On January 14, 1887, Archbishop Corrigan, who had complained to the Vatican, removed McGlynn from the pastorate of St. Stephen's and notified the other American Bishops and Archbishops of his decision, effectively removing him from the priesthood. Two days later a cablegram arrived from Cardinal Simeoni commanding McGlynn to retract publicly his land theory and come immediately to Rome. On February 18 Cardinal Gibbons, who was then in Rome, sent word that McGlynn ought to go to Rome as soon as possible. On March 11, the Rev. Dr. Richard Lalor Burtsell, as McGlynn’s canonical advocate, cabled a reply that his defiant client would do so on certain conditions. At the same time he wrote a long letter to Cardinal Gibbons explaining fully the canonical situation from McGlynn’s viewpoint. However, Cardinal Gibbons did not present either the cablegram or the letter to the Roman authorities, contenting himself with an oral statement of their contents. Failing to receive any written reply from McGlynn, Pope Leo XIII ordered him to come to Rome within forty days under penalty of excommunication. Holding that he had been guilty of no stubborn resistance, and unaware that the reply made on his behalf by Burtsell had never reached the Pope, McGlynn, claiming ill health, refused to obey the order, and the excommunication became effective on July 4, 1887. For more than five years following this censure he defended the Single Tax doctrine at the Sunday afternoon meetings of the Anti-Poverty Society, which he had founded with George in March 1887 and of which he was the first president; he also made a tour of the West and virtually declared himself an unbeliever in the supremacy of the Pope. He lived at the home of his widowed sister in Brooklyn.

In 1892, Msgr. Satolli came to the United States as Papal Ablegate with instructions from the Pope to examine the McGlynn case. A church trial was held behind closed doors at the Catholic University; McGlynn had authorized Burtsell to promise that he would no longer promulgate doctrines unauthorized by the Church. This combined with the assurance of four professors at the university that McGlynn's Single Tax views were not contrary to Catholic teaching led Satolli to lift the excommunication on December 23 and reinstate him in the ministry the next day. On Christmas morning 1892 McGlynn said mass for the first time since his excommunication in 1887, celebrating three liturgies in Brooklyn. That evening he spoke at Cooper Union before an immense and enthusiastic gathering, not uttering a word of regret for his actions, instead declaring that he intended to continue advocating Single Tax doctrines; he then delivered a traditional Christmas sermon. The following June he visited Rome and was cordially received in private audience by the Pope. In his description of this event shortly afterwards, McGlynn reported that the Pope had said to him, "But surely you admit the right of property," and that he had answered in the affirmative as regards "the products of individual industry." Apparently the Pope was satisfied with this answer. In the years following his restoration to his priestly functions he frequently spoke at Single-Tax meetings and made it quite clear that he had not been required by the Pope to retract his view on the land question.

A passage in the Pope's 1891 encyclical, Rerum Novarum, reads: "The right to possess private property is derived from nature, not from man; and the State has the right to control its use in the interests of the public good alone, but by no means to absorb it altogether. The State would therefore be unjust and cruel if under the name of taxation it were to deprive the private owner of more than is fair." The implication of McGlynn's reinstatement is that if the Single Tax could be shown to be fair, it would not be a contravention of the Church's ethical teachings.[1]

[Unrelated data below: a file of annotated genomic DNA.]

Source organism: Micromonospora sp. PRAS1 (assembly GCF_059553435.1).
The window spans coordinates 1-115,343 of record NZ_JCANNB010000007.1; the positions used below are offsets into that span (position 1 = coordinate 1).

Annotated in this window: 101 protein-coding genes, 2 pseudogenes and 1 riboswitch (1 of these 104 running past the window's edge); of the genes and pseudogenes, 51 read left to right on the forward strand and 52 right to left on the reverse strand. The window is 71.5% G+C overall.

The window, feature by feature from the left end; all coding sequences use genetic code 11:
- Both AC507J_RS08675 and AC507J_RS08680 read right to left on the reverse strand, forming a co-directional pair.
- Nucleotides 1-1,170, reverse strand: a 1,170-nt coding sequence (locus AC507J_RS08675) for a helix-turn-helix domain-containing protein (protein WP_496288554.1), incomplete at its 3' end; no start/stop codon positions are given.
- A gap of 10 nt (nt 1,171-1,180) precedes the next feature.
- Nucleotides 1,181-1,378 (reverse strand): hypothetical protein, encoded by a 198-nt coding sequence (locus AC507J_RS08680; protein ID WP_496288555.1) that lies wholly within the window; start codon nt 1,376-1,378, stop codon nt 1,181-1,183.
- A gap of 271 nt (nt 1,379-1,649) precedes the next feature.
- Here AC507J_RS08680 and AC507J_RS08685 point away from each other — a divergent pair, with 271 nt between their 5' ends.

Archbishop Corrigan was zealous in his enforcement of canon law, but was not personally bitter toward McGlynn, acting against him with extreme reluctance. He expressed his joy when McGlynn was restored to the priesthood and presided over his Requiem mass. McGlynn, in turn, remained a friend of Henry George's, delivering his eulogy in 1897.

In 1894, McGlynn, to his parishioners' regret, was assigned as pastor of St. Mary’s in Newburgh, NY. He celebrated his first mass there on January 1, 1895. After a six-week illness that reduced his robust physique to an emaciated appearance, he died primarily of Bright's disease in the church rectory on January 7, 1900. His last audible words were, "Jesus, have mercy on me." Prayers had been offered in Catholic and Protestant churches for his recovery; his funeral, which occasioned widespread expressions of sorrow and appreciation by members of both communities, was held at Newburgh on January 10 and was attended by a packed crowd, about a hundred Catholic priests, and all the city's Protestant clergymen, there by special invitation. His close friend of half a century, Dr. Burtsell, delivered the eulogy.[2] That night, some 30,000 people filed by his coffin in his old parish of St. Stephen's.[3] A second, similarly packed funeral was held there the next day, after which he was buried in Calvary Cemetery.[4] A review of his personal affairs found that he was at least $10,000 in debt due to his charitable activities.[5]

Though McGlynn is actually buried in Calvary Cemetery, Queens (then the Archdiocese of New York's principal cemetery), a life-sized bronze statue of him stands in the non-denominational Woodlawn Cemetery in the Bronx -- supporters had paid for the creation of the monument, but the archdiocese had refused to allow it to be placed on his grave, so they instead bought land in Woodlawn just to erect it.

Notes

  1. "Rev. Edward McGlynn, 1837-1900", by Charles E. Fillebrown
  2. "Funeral Services at Newburgh", The New York Times, January 11, 1900, p. 2.
  3. "To Dr. M'Glynn's Memory", The New York Times, January 11, 1900, p. 2.
  4. "Funeral of Dr. M'Glynn", The New York Times, January 12, 1900, p. 7.
  5. "Dr. McGlynn's Private Affairs", The New York Times, January 14, 1900, p. 14.

References

  • Dictionary of American Biography, vol. 12, pp. 53-4. New York, Charles Scribner's Sons, 1933.
  • "Father M'Glynn Is Dead", The New York Times, January 8, 1900, p. 1.
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This page uses content from the English Wikipedia. The original article was at Edward McGlynn. The list of authors can be seen in the page history.